Did you ever get the feeling that there is something other than what seems "real"? A vague feeling of undercurrents in everyday life? That something lies beneath the surface, and yet cannot be seen, heard or touched? What if that something is a source of unimaginable power and yet we cannot know of its existence?
The real scary part — what if by being at a particular point in time or place you chance upon the existence of this seemingly endless source of power and worse, misery?
Clive Barker is a master of horror. He can weave stories around you while you are busy concentrating on something else — concentrating on something as dull as a post office clerk working in the middle of nowhere. Nowhere becomes somewhere for Randolph Jaffe the aforementioned post-office clerk. He becomes aware of something called "the art" which can help him gain access to a mystical sea known as "quiddity". To gain access to this source of supposedly infinite power, he calls upon Richard Fletcher to help him. Fletcher, through scientific (or other) means, is able to find a way through to the "art".
Here begins a battle for control of the art — a battle that calls upon huge resources of power and energy from Jaffe on the one side and Fletcher on the other…a classic good vs evil battle.
But, is that what this book is all about? Does it come down to that overabused concept of good vs evil?
The answer: doesn't everything come down to that quintessential question? Choices must be made in life and sometimes those choices are black and white. What you choose defines you and if you are the source of great power, then it probably defines an entire generation, if not more. Barker is able to conjure up these ideas by having his chief characters fight it out over various realms of the real and unreal. But his genius is the fact that he doesn't leave the storyline at such a simplification.
Four teenage girls frolicking in a countryside are raped by the "spirits" of both Jaffe and Fletcher — to impregnate them so that their progeny can continue the battle. Yes, that's correct — both of them fall to the level of raping the young girls. Here's where the gray comes into the battle. No one side is "pure" anymore. They are both willing to do whatever it takes to win. Does the end justify the means? That is what both sides seem to believe in this tale…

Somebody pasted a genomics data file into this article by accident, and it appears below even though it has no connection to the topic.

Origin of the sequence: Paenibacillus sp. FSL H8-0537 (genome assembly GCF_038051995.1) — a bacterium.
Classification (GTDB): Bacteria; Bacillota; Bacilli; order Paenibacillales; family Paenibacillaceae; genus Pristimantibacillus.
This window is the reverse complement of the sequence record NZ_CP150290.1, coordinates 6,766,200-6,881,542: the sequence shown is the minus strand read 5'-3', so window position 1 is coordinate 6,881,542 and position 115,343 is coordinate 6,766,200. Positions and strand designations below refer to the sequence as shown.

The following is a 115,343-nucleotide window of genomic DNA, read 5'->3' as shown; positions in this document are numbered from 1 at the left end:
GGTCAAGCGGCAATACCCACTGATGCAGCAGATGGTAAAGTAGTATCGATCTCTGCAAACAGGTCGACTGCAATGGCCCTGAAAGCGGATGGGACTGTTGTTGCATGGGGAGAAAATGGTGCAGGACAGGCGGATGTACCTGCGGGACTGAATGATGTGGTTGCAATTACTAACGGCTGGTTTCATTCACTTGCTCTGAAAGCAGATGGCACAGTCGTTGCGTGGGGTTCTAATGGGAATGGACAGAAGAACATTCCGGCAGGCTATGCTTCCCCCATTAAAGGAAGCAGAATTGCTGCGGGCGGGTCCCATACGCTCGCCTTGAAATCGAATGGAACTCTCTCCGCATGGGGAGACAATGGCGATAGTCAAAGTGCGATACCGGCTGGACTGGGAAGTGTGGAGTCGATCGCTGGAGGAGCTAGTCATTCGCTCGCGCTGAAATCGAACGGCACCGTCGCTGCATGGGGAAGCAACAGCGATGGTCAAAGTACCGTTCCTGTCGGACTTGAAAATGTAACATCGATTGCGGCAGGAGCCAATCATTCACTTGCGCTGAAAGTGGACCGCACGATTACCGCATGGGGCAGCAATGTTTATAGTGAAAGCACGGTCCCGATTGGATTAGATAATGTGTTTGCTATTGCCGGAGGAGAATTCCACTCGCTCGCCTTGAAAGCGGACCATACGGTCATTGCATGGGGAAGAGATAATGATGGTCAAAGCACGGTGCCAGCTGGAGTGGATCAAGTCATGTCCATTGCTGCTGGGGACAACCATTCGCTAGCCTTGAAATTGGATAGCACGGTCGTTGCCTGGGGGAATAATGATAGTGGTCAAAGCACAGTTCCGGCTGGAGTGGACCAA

Well, guess what – eighteen years later, their progeny answer the "call" and come out on one side or the other. Or do they? What if they don't want to take the roles chosen for them by their powerful fathers? What if they are attracted to each other?
A whole host of characters go in and out at a dizzying pace in the story. We can see that Clive Barker did not intend for us to sit still and follow single lines of thought. There are subplots within subplots. For instance, who is the woman in the desert? Who is this Kissoon character really, and how is he able to exist in a single moment over and over? What happens if Quiddity is breached?
Do not worry — Barker and his host of characters have answers to everything in this first (and yet complete) book in the "Art Trilogy".
Adapted into the graphic novel version by Chris Ryall (who adapted Shaun of the Dead) and Gabriel Rodriguez (who adapted George A Romero's Land of the Dead) the storytelling reaches new heights. IDW has a history of great titles, and this is definitely one of the top graphic novels from their stable. The artwork and visual images evoked in the adaptation heightens the understanding of the original story and also makes us involved in the sequence of events. It is extremely difficult to put down and makes for fascinating reading. I now want to get my hands on the second book in the "Art Trilogy" — Everville, or even its graphic novel adaptation.